- Copying songs or lyrics without permission
- Distributing e-books without agreement of copyright holder
- Copying articles available online
When creating e-books or articles, you should always err on the side of caution when quoting or using third-party content.
For example, if you wanted to use an image, ensure you have the permission of the owner and attribute accordingly. There are sites like Adobe Stock, where you can use licensed images, safe in the knowledge you’re not infringing any copyright.
Copyright in Digital Media
Since copyright has been around long before digital even existed, there is some confusion about how it can be applied to digital content.
Let’s be clear: Digital works have the same protections as any other form of content.
For example, your e-book has the same protections as a physical copy. However, with the amount of data coming out of the internet every day, it’s a challenge to monitor all the content.
To ensure your documents are protected, you need to take action now.
How to Protect Your E-Book
While the Berne Convention automatically gives you the legal rights to your content, enforcing this requires a proactive approach.
As we’ve said before in previous posts, e-book piracy is significant issue authors and publishers need to consider. In 2017, over 31 million e-books were illegally downloaded in the United States alone. This equates to a total of $315 million in lost revenue, and a sizable proportion of total sales.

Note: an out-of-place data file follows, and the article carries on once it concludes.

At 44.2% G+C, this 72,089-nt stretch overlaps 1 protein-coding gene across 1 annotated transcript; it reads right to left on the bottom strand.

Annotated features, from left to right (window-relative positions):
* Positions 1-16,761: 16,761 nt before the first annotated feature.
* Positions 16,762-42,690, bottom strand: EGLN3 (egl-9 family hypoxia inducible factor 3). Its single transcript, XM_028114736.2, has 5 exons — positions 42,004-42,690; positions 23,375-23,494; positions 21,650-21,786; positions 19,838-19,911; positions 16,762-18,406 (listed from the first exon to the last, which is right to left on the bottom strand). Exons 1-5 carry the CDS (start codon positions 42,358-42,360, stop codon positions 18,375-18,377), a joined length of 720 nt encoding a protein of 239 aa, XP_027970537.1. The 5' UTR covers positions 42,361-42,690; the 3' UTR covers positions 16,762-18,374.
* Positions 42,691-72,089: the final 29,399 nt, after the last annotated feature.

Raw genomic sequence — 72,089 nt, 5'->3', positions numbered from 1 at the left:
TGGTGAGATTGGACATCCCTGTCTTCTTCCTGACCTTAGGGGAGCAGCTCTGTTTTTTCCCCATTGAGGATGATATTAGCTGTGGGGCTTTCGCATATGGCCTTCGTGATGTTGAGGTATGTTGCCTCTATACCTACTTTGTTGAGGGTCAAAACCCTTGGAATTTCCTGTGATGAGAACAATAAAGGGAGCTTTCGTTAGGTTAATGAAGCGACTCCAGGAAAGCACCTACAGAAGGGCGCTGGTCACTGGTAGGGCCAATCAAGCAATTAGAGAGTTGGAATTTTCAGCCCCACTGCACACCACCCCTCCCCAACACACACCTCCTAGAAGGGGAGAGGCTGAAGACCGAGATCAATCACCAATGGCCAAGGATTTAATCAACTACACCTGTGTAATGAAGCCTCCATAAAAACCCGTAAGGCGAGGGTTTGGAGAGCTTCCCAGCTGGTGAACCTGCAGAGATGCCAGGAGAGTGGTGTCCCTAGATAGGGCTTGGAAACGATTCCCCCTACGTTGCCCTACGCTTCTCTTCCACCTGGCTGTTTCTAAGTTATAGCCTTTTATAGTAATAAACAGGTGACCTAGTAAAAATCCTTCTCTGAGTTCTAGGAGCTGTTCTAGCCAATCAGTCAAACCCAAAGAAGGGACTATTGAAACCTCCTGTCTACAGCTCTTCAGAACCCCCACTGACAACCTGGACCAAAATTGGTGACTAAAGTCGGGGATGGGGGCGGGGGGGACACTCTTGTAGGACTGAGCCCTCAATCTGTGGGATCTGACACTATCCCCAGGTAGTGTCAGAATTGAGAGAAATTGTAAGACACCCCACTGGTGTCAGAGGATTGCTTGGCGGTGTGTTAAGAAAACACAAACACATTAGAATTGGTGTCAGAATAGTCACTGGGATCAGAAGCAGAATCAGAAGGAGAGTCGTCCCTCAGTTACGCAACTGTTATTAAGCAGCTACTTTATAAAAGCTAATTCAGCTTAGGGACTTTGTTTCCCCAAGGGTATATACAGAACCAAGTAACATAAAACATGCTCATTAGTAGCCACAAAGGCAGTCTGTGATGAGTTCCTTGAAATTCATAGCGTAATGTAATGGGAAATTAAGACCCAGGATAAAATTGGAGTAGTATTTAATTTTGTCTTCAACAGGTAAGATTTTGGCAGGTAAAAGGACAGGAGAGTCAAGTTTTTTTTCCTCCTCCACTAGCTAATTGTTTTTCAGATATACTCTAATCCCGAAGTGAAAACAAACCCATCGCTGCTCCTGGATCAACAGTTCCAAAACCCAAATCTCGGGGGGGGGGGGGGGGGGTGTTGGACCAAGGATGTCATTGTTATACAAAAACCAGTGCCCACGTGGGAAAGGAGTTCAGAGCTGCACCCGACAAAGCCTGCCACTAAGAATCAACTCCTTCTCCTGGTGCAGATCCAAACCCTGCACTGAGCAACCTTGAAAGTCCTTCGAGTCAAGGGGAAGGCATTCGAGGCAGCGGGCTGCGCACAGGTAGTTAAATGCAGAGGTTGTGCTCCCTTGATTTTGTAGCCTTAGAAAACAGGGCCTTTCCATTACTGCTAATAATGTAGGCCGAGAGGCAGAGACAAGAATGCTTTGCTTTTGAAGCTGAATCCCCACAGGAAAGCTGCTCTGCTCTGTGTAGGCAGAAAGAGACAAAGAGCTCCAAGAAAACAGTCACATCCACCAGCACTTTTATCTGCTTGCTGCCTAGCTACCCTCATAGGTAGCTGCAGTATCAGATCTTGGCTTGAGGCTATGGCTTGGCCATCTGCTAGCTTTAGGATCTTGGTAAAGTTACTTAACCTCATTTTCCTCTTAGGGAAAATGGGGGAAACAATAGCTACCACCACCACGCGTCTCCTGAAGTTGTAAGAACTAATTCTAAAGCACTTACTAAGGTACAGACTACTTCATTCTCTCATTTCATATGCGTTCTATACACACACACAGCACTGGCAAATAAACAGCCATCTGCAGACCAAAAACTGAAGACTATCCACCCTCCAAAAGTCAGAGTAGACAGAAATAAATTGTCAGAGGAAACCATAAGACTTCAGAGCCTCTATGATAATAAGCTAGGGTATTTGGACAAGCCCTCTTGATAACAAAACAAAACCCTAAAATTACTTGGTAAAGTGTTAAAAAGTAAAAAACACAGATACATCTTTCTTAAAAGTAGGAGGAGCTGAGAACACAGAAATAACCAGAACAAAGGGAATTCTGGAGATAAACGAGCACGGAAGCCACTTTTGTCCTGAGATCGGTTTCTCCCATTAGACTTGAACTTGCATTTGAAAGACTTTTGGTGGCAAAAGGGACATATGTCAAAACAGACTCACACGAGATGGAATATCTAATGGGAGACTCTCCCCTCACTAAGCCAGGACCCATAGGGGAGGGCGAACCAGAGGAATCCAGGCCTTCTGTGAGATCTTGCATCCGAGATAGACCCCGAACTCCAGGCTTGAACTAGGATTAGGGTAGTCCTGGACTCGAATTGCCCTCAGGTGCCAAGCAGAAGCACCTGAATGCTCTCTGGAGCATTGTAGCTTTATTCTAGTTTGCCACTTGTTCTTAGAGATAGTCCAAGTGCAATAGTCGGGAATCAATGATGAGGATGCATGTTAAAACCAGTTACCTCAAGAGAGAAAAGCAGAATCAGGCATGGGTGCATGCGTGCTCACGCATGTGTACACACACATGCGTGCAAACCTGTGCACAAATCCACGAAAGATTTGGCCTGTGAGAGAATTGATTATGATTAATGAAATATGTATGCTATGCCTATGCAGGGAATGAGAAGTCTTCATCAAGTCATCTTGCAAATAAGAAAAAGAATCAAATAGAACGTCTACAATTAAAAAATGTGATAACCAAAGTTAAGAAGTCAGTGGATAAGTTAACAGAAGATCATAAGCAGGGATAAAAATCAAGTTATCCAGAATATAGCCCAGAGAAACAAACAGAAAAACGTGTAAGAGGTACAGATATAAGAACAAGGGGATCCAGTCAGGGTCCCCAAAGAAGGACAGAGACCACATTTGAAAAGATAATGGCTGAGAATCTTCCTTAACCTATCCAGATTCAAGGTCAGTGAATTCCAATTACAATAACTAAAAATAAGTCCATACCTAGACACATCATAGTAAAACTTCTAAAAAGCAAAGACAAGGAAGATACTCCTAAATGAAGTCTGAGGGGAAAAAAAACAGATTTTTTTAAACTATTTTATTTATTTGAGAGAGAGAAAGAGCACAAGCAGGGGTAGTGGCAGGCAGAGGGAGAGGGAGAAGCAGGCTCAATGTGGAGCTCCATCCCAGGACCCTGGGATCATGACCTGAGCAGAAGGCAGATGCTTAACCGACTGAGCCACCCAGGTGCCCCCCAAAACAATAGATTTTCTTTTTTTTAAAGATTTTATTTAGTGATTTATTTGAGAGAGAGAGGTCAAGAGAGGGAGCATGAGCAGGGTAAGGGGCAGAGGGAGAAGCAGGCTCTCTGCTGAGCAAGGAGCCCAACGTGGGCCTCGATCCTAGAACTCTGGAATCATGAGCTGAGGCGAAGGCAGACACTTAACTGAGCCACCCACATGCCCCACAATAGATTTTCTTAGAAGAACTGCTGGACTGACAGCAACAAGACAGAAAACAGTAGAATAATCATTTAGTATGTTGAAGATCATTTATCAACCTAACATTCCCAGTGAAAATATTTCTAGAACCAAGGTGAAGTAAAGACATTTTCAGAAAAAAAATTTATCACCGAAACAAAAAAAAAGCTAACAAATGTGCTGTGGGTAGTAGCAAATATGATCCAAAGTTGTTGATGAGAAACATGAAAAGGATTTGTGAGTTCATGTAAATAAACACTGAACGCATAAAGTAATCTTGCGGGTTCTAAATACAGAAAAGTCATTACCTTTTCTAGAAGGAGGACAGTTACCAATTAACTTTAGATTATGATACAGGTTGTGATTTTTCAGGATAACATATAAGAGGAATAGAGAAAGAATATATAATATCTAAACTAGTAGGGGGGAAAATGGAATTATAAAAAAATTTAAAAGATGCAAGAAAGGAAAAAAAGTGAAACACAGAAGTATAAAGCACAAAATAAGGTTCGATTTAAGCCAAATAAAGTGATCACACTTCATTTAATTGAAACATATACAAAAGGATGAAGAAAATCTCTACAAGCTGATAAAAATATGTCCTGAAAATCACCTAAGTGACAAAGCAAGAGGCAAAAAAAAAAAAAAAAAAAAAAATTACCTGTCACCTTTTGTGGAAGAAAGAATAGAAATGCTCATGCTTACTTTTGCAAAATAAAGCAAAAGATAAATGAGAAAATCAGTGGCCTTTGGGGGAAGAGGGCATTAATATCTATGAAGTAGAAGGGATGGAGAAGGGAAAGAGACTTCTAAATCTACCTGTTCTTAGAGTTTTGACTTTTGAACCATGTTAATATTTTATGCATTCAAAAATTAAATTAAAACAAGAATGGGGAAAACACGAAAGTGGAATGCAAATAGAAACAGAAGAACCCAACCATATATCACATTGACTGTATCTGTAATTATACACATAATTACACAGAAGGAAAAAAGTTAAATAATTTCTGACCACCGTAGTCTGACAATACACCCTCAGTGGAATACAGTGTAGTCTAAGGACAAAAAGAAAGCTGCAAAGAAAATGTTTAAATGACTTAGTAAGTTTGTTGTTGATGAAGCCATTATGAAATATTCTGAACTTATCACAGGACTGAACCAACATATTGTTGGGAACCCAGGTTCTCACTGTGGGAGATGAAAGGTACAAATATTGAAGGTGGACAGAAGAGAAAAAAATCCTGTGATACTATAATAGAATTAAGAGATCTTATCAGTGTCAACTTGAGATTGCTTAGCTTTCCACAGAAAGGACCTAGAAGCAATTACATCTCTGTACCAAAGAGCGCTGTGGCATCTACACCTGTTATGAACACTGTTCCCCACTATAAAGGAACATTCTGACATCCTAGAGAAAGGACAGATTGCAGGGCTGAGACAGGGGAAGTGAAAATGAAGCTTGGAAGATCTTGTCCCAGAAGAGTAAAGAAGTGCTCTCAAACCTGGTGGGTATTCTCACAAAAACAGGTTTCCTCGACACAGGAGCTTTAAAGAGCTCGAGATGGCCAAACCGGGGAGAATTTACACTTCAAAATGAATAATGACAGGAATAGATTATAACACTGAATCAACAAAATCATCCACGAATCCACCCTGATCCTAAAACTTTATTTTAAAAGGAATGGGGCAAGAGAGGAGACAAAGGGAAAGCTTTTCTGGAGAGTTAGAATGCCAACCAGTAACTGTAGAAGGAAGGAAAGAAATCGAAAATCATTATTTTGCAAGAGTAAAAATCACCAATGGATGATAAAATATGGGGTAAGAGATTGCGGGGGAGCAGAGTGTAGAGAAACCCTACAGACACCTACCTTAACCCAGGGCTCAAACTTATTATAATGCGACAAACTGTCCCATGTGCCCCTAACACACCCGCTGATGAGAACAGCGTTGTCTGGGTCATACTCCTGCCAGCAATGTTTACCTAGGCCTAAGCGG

And it’s not only sales that can take a hit. When you’re not in control of your e-book distribution, content can be edited and presented differently. This invariably causes a negative perception of your reputation.
At EditionGuard, we provide Digital Rights Management (DRM) software to protect your e-books. The reality is to ensure you can exercise your rights; you need to use DRM.
How DRM Works
DRM is a term that describes methods of protecting digital documents from piracy. This can include confidential files, sensitive financial information, and e-books. It does this by restricting access to online data through passwords, watermarks, and encryption.